• “Welcome, Ghosts” by Explosions in the Sky
  • “Before I Go” by John Hiatt
  • “Freedom Hangs Like Heaven” by Iron & Wine

To listen or view the multimedia transcript, click here.

3P-063 Connecting the DOTS: Deepening Our Thinking on Sovereignty

This episode recaps a week of Connecting the DOTS – our new UniverseCity blog that responds to Democracy Now. It features Percy Schmeiser’s “Principles of Food and Agriculture,” and a rebuttal to Jared Diamond’s Guns, Germs, and Steel that quotes James Loewen’s Lies My Teacher Told Me. We suggest that, along with germs, natives hadn’t built up an immunity to religions without honor.

The next section, entitled “Shadow Wars and Guerilla Presidents,” looks at Arundhati Roy in India, the new President of Brazil, Dilma Rousseff, and the printer bomb that warrants drone attacks and hunter-killer teams in Yemen. Spencer Ackerman’s Wired article on “The Shadow War in Yemen” is quoted. The concluding piece, called “What’s Your Breaking Point?” poses Ralph Nader’s question of what would cause Democrats to walk away from the party. His reference to a moral compass is explored in light of foreign policy, and we call for a resurgence of the nonbinding referendum.

Poems:

  • “Soul Food” – #2 of the Tao te Ching by Ursula K. Le Guin from The Way and the Power of the Way
  • “By Contrast” – #2 of the Tao te Ching by Tereza Coraggio
  • “II,16″ by Ranier Maria Rilke from The Book of Hours translated by Anita Barrows and Joanna Macy

Songs:

  • “Isolate” by Moby from the Wait for Me CD
  • “Mothers of the Disappeared” by U2 from Joshua Tree
  • “Instant Karma” by U2 from Amnesty International’s tribute album of the same name

To view the multimedia transcript or listen to the show, click here.

3P-062 Education and Its Discontents

In this special 2-hour feature, Third Paradigm hosts the 10th anniversary episode of Unwelcome Guests. This show looks forward and backwards at whether schools at the university, secondary, and elementary levels are serving the greater good of society or the greater wealth of CEO’s. In celebration of 520 episodes, this show begins by reading Lyn Gerry’s introduction to the very first edition of Unwelcome Guests. It announces the many new features of the UnwelcomeGuests.net website, including show summaries, topic and speaker indexes, embedded audio player, interactive wiki design, and “collaboratory” studio: all provided through the altruistic largesse of Robin Upton. In the second hour, an alternative media forum called the UniverseCity is cited, with an invitation to listeners to join.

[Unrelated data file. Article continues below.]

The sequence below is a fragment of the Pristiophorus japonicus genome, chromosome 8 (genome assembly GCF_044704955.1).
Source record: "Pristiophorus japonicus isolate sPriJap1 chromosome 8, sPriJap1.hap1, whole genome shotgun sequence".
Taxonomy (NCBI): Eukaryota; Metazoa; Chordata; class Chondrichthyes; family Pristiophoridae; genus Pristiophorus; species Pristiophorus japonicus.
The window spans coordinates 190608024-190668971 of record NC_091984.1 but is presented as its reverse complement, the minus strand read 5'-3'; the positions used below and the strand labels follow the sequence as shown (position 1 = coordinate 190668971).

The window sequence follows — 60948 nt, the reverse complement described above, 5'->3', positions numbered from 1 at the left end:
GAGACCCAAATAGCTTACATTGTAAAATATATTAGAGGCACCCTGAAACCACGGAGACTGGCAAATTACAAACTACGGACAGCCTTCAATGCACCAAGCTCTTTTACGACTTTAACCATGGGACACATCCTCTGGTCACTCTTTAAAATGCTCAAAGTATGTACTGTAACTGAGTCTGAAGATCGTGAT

We start by looking at the current state of college financing through excerpts from “The Student Loan Scam” and “Wossamotta U.” Then Ben Manski from Unwelcome Guests #345 looks at college costs a generation ago, and how corporatization has accompanied the rise in tuition. This episode was called “Dumbed Down, Buttoned Down, or Locked Down – Throwaway People in a Disposable Culture.” The first hour ends with a reading from Zen and the Art of Motorcycle Maintenance by Robert M. Pirsig.

In the second hour, Ken MacDermottRoe of History Counts interviews John Taylor Gatto in his episode,  “Dumbing Us Down.” Then Kenneth Dowst of New World Notes plays the conclusion of one of John Taylor Gatto’s talks, followed by an excerpt from Jonathon Kozol, who observes the same phenomenon but reaches a different solution. Data is presented from Elizabeth Warren and Amelia Warren Tyagi’s book “The Two-Income Trap.”

Notable Quote: Keep in mind, this scheme was never intended…to be destructive, just the reverse. By converting Americans into specialized economic and social functions, into incompletely human human beings, this nation eventually achieved the most reliable domestic market in the world. The human mutilations of schooling are a trade0off for this prosperity. Comfort and security are achieved at the price of personal sovereignty and wholeness. That’s what makes extended childhood a paradox – give it up and people will enter a zone of great turbulence, since most people don’t have a clue what to do to make a living or how to entertain themselves. And the resolution of that turbulence nobody can predict.